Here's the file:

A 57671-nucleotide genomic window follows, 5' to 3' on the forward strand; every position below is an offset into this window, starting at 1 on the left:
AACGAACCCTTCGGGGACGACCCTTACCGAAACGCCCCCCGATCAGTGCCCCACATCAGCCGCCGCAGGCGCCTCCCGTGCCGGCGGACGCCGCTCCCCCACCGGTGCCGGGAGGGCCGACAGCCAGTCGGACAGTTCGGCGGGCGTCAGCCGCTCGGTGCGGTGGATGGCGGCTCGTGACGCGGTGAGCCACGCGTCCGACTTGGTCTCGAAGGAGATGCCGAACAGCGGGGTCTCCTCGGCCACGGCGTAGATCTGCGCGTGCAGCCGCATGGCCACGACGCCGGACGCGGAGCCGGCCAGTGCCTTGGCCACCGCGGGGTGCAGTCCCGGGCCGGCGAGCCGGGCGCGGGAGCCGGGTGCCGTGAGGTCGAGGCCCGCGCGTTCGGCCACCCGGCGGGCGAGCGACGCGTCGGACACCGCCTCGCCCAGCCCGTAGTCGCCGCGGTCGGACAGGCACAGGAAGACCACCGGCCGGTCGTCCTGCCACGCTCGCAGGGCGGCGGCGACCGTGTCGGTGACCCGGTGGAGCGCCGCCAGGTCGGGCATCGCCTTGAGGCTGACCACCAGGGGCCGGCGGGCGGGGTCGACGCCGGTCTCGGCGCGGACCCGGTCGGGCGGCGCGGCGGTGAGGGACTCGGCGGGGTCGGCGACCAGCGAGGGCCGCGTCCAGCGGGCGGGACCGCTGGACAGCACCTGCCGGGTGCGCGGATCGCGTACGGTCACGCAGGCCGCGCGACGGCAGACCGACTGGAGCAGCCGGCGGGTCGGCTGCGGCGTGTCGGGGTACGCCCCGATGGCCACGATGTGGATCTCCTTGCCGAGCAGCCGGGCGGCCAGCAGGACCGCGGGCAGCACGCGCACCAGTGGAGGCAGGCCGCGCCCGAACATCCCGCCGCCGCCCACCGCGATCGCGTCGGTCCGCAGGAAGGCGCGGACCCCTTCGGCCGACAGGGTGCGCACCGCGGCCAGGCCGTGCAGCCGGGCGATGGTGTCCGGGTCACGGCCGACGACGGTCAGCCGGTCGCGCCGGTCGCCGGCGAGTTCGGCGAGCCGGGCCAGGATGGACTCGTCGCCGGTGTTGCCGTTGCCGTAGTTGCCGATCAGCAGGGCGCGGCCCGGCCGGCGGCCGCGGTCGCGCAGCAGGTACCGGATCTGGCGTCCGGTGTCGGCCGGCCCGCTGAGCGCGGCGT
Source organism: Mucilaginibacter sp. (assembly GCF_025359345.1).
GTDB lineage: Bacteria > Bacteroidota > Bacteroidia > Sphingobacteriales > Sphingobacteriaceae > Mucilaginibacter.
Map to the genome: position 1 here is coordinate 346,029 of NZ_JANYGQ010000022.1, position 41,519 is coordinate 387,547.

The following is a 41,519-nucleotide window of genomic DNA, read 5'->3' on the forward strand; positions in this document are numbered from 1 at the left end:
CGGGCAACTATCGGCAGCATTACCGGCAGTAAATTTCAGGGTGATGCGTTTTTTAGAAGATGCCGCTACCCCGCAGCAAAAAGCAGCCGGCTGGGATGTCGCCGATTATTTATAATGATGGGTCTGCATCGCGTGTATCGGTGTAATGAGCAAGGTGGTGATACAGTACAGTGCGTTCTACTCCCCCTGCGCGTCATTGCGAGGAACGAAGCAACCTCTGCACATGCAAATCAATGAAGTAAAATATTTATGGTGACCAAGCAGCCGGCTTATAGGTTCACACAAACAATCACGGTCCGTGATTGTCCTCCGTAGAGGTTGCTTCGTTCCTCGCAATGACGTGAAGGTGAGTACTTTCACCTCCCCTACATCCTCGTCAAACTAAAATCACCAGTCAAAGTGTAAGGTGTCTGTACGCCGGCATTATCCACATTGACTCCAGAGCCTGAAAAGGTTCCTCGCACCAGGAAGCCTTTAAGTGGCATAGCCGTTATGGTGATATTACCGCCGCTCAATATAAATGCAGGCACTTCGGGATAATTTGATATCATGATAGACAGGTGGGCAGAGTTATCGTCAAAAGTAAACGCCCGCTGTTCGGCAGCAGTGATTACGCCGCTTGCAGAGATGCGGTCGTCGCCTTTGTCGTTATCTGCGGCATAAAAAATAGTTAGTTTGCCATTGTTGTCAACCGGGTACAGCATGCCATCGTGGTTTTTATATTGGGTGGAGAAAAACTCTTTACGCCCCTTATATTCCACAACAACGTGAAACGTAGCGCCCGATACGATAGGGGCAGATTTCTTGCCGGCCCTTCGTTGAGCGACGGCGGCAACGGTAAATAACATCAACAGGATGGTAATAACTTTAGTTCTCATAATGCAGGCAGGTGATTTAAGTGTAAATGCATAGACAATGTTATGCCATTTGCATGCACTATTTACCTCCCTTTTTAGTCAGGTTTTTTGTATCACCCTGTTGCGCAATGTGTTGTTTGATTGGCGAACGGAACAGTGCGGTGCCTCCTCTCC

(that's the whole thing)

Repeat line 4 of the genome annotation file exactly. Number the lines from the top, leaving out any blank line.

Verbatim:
GTDB lineage: Bacteria > Bacteroidota > Bacteroidia > Sphingobacteriales > Sphingobacteriaceae > Mucilaginibacter.